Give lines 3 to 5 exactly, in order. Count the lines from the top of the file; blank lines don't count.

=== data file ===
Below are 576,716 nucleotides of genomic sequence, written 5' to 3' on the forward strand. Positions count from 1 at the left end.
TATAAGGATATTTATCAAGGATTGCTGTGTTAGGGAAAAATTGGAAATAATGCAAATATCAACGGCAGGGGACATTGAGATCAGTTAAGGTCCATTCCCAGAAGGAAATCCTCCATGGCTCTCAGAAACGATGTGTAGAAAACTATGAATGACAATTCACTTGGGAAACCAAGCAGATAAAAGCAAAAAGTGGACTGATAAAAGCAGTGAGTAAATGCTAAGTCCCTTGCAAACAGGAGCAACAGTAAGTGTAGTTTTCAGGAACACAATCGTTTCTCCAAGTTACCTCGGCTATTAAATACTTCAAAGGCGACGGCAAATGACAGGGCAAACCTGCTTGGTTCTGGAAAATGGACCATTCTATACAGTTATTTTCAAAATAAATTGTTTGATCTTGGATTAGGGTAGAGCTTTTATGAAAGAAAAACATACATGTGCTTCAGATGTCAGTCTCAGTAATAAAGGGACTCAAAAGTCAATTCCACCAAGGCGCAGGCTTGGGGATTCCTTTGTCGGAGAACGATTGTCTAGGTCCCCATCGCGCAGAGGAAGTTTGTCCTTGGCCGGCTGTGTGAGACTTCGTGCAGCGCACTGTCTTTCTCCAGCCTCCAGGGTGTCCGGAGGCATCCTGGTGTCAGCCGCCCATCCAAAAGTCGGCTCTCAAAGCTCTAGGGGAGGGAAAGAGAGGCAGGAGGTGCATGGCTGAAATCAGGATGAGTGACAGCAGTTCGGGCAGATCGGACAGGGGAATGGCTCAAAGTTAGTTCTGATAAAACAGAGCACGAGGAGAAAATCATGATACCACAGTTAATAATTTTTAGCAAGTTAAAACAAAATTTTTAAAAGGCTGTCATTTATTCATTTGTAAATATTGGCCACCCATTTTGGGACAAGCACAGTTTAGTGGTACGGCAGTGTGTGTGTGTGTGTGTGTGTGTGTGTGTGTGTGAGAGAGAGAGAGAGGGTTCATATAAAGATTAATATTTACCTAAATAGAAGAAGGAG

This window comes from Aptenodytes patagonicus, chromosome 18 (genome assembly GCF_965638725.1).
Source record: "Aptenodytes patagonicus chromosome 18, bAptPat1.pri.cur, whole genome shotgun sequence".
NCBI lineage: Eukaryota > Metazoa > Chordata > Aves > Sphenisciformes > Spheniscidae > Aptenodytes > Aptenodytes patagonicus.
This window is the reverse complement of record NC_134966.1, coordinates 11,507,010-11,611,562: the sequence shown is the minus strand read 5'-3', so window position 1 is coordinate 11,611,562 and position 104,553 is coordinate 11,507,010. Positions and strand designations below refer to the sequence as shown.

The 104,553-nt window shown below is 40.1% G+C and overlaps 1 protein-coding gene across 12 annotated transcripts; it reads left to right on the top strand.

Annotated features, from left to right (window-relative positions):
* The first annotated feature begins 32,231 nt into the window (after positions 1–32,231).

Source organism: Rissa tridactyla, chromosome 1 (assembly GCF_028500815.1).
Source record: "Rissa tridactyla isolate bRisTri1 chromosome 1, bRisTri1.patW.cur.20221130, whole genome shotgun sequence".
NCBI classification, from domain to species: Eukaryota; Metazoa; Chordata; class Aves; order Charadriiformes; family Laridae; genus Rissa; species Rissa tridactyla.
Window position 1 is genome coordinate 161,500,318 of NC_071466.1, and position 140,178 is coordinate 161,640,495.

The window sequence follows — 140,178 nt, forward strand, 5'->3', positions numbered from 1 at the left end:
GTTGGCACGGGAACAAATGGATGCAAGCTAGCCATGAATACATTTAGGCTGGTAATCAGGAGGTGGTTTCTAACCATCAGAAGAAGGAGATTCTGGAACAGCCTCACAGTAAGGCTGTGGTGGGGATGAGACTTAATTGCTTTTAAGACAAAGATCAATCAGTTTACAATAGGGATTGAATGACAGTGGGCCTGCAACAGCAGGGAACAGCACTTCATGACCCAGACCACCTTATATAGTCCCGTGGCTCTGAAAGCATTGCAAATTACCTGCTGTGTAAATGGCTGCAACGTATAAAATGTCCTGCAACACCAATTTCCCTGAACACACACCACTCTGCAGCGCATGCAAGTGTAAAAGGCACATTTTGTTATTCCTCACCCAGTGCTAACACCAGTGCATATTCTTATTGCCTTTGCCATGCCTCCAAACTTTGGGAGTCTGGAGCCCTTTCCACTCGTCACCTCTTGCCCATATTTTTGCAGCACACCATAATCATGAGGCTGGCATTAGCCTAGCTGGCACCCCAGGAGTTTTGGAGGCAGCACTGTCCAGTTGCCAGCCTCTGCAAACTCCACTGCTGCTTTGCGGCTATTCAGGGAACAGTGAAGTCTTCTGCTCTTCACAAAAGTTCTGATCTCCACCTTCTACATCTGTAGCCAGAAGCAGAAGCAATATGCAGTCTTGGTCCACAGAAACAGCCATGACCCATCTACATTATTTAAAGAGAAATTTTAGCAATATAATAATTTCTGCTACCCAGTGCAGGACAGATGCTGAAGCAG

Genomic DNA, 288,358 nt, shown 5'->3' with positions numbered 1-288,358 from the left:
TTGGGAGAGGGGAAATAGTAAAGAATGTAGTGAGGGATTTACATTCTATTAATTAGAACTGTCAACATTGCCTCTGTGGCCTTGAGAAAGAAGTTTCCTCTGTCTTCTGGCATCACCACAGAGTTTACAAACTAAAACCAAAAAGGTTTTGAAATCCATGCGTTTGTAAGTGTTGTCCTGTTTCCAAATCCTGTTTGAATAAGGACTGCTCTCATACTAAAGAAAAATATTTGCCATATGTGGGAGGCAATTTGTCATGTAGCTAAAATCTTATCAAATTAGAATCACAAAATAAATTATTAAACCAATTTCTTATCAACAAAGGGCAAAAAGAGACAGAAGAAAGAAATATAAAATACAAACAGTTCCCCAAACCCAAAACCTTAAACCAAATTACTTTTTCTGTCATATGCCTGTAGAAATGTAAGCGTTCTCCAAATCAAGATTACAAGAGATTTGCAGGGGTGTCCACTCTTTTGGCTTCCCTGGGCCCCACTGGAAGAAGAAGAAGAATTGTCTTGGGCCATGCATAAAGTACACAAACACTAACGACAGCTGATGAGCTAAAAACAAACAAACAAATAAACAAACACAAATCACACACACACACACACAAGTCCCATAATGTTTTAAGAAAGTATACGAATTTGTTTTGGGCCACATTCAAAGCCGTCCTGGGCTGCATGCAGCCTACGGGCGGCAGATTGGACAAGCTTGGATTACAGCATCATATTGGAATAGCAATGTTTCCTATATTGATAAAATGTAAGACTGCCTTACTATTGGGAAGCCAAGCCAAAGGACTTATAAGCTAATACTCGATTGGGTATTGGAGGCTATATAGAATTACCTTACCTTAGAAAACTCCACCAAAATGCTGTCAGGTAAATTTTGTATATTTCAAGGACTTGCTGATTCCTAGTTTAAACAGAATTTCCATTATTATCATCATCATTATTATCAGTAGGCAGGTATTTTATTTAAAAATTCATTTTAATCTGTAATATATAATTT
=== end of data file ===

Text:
This window comes from Aptenodytes patagonicus, chromosome 18 (genome assembly GCF_965638725.1).
Source record: "Aptenodytes patagonicus chromosome 18, bAptPat1.pri.cur, whole genome shotgun sequence".
NCBI lineage: Eukaryota > Metazoa > Chordata > Aves > Sphenisciformes > Spheniscidae > Aptenodytes > Aptenodytes patagonicus.